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Runners Injury ITBS (Iliotibial Band Syndrome) Inflammation Increasing

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  • Runners Injury ITBS (Iliotibial Band Syndrome) Inflammation Increasing

    Back in 2003 I over-trained, ran a marathon through injury and caused a (now life-long according to some doctors) chronic ITBS syndrome. For those unfamilier, it is basically inflammation of a tendon that runs from your hip to your knee on the side of your leg (it stabilizes your knee) and is a common issue in runners with naturally tight tendons. Throughout the years of PT and pain control methods, I get inflammation in my leg almost every time I do something active. I always end up having to ice and do a "foam roll" session (physical therapy) to reduce pain levels.

    I have now been on the primal blueprint for 30 days. I was hoping the blueprint would help REDUCE inflammation. Unfortunately, it has INCREASED substantially. I have not increased my training. In fact, I decreased allowing my body time to adjust to the primal blueprint.

    Why did my inflammation increase?

    Any thoughts on how I can get rid of this inflammation after all these years? I do not want to take any drugs or pop any pills.

    Thanks in advance for your help!

  • #2
    Just to clarify, are you just saying that your daily level of pain has increased or do have other inflammatory symptoms? Just curious. Interested to see any answers others can provide.

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    • #3
      Originally posted by SlowPoke2320 View Post
      Just to clarify, are you just saying that your daily level of pain has increased or do have other inflammatory symptoms? Just curious. Interested to see any answers others can provide.
      My daily level of pain has increased, even though my activity level decreased.

      Comment


      • #4
        I too had IT band issues during my first marathon (was not eating primal then) and yoga cured me. I know that's not the answer to your question regarding inflammation but I would strongly(!) encourage that you work in one to two hours of yoga a week.


        Darlena

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        • #5
          I was a cross country runner and 400/800 runner in high school and had itbs the entire time. Terrible, worst pain ever, back and gone, most annoying thing in the world.

          Barefoot with vibrams and all barefoot solved it like it was nothing.
          I tried another 1/2 marathon earlier this year, but decided to wear shoes because I wasn't familiar with the trails - within 4 miles I was in so much pain that I took my shoes off. I ran the last 7 miles barefoot in rocky mountains. The second I took them off and tried to run the pain went from an 8 to a 2.


          Barefoot, barefoot, barefoot, especially for problems that involve bands and joints as they are most affected by the off-balancing of wearing shoes.

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          • #6
            I've had ITBS twice, both legs...1st bout came from running fast and on a track , second bout came from SI joint instability. The 2nd bout took awhile to recover from ( 6+ months) I just finished the Ragnar Relay D.C. (201.5 miles with a 6 man team) with no issues. Core and lowerbody strength training is what has helped me the most. I also agree with YumYamRunRam though. Barefoot will help tremendously. It fine tunes your running technique. If you decide on minimalist running though, take it slow. Work up your mileage.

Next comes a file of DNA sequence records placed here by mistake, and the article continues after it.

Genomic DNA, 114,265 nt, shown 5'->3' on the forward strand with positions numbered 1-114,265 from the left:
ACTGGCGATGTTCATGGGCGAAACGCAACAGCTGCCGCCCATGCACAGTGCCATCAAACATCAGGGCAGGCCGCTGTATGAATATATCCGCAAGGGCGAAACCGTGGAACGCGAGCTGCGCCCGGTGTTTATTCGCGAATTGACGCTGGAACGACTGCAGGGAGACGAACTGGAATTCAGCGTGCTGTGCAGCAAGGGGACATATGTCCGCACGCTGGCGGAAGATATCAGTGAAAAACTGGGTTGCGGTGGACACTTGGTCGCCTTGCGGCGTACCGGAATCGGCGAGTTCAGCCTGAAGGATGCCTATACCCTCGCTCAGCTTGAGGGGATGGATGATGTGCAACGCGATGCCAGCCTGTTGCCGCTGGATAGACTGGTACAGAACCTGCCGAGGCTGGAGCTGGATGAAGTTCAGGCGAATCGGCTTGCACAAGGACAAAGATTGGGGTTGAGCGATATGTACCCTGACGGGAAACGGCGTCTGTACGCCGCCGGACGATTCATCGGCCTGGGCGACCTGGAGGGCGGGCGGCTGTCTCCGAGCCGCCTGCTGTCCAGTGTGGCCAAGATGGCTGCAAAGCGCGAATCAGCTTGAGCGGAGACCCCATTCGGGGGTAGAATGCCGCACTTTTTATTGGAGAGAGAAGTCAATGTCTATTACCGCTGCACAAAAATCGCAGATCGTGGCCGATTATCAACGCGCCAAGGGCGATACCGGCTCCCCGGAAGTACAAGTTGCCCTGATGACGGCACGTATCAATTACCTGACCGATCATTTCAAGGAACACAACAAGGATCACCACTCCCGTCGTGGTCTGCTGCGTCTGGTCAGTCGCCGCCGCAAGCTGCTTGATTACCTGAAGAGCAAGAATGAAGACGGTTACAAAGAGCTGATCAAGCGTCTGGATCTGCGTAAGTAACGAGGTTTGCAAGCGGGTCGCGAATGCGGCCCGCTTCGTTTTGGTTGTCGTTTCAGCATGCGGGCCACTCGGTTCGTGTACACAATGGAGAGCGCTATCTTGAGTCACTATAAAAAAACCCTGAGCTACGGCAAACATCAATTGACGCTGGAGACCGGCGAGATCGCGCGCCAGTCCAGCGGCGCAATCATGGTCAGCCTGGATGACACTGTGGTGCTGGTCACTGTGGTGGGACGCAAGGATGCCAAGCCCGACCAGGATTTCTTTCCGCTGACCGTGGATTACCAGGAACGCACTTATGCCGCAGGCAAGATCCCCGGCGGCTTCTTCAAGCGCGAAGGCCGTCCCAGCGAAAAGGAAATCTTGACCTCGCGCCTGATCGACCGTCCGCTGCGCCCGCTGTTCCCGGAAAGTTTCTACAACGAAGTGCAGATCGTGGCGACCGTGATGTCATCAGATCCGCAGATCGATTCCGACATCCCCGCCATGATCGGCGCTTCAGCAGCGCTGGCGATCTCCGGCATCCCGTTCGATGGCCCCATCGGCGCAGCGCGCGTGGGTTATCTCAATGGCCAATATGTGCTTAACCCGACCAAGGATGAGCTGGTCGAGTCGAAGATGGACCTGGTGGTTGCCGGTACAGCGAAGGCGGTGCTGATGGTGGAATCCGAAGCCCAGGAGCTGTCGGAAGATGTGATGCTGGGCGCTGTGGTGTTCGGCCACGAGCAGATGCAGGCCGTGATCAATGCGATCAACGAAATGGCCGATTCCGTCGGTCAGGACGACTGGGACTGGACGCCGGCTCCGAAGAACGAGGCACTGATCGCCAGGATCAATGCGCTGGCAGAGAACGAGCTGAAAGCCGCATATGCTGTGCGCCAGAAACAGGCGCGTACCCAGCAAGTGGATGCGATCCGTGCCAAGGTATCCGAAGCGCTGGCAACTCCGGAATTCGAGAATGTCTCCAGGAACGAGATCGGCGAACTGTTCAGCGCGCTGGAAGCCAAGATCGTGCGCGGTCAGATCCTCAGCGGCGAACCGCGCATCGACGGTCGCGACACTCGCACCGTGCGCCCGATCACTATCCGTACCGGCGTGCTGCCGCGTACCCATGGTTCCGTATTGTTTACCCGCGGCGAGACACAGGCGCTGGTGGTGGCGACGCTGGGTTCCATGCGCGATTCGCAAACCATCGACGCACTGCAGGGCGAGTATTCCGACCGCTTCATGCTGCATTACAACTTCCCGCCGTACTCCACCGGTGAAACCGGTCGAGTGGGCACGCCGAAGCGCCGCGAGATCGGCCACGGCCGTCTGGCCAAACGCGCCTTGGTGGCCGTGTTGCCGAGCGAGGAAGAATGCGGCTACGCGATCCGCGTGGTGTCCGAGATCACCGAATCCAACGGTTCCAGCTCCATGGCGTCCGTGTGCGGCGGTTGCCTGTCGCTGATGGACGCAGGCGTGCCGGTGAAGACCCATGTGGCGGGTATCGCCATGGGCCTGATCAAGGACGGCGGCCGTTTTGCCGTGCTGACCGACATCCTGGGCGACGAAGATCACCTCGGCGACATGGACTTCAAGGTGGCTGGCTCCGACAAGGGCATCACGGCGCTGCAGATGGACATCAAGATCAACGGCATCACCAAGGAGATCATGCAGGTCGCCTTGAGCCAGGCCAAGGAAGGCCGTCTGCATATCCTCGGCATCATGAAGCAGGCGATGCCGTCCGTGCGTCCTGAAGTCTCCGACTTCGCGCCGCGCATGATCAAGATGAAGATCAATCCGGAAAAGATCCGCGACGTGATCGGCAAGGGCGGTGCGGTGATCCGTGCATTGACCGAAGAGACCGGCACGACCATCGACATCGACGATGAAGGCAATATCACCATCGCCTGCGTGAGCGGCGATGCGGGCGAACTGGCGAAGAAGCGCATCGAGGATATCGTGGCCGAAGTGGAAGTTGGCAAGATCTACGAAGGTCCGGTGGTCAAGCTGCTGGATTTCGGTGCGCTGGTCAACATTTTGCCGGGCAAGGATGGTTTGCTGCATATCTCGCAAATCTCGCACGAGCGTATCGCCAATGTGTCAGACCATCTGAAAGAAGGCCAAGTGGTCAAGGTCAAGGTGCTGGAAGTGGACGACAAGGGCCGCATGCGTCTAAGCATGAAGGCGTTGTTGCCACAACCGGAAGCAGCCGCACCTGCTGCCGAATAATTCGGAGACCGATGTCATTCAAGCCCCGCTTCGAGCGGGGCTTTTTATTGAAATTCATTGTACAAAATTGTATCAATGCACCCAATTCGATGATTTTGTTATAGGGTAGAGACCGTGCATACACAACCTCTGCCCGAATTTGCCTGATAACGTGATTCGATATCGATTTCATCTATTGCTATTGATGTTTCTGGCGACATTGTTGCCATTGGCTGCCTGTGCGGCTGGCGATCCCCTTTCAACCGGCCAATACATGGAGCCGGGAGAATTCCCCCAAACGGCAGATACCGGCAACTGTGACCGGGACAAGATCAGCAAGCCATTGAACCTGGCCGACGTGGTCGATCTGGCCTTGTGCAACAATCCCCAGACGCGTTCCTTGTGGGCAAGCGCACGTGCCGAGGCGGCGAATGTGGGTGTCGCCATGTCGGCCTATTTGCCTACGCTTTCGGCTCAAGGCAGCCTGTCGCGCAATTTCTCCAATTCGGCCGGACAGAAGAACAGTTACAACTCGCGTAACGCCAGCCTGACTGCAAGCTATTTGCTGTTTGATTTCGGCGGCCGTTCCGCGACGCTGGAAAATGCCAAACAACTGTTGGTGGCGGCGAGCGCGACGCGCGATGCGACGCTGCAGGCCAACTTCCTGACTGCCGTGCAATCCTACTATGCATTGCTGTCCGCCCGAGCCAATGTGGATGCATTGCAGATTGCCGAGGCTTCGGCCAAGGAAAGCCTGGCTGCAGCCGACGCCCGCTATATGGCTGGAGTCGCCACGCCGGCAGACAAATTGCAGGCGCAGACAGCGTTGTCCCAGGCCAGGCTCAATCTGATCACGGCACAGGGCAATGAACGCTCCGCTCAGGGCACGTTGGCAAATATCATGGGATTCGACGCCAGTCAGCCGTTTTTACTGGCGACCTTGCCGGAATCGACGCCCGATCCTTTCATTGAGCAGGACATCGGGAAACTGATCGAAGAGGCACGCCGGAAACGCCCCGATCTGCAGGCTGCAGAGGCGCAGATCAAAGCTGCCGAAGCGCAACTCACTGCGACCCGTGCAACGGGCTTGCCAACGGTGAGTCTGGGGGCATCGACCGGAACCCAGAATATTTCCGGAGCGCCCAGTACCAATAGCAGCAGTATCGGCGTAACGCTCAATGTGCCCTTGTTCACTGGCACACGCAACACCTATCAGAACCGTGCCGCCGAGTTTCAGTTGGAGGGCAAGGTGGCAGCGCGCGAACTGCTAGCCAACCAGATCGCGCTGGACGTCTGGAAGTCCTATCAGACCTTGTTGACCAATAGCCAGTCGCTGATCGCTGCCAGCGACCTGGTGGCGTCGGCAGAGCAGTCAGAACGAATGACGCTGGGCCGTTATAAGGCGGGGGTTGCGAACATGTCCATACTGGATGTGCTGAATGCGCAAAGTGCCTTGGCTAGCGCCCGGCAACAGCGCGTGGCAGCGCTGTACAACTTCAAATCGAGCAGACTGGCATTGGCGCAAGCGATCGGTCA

One thing that really helped the acute symptoms of my ITBS wa the "Graston Technique". Google it. It looks like witch doctory but it was a blessing.

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            • #7
              Originally posted by YumYamRunRam View Post
              I was a cross country runner and 400/800 runner in high school and had itbs the entire time. Terrible, worst pain ever, back and gone, most annoying thing in the world.

              Barefoot with vibrams and all barefoot solved it like it was nothing.
              I tried another 1/2 marathon earlier this year, but decided to wear shoes because I wasn't familiar with the trails - within 4 miles I was in so much pain that I took my shoes off. I ran the last 7 miles barefoot in rocky mountains. The second I took them off and tried to run the pain went from an 8 to a 2.


              Barefoot, barefoot, barefoot, especially for problems that involve bands and joints as they are most affected by the off-balancing of wearing shoes.
              I had always thought going barefoot would make it worse, since doctors would say avoid rough surfaces. I will try this out and reply with results!

              Comment


              • #8
                Originally posted by SeanC View Post
                I've had ITBS twice, both legs...1st bout came from running fast and on a track , second bout came from SI joint instability. The 2nd bout took awhile to recover from ( 6+ months) I just finished the Ragnar Relay D.C. (201.5 miles with a 6 man team) with no issues. Core and lowerbody strength training is what has helped me the most. I also agree with YumYamRunRam though. Barefoot will help tremendously. It fine tunes your running technique. If you decide on minimalist running though, take it slow. Work up your mileage.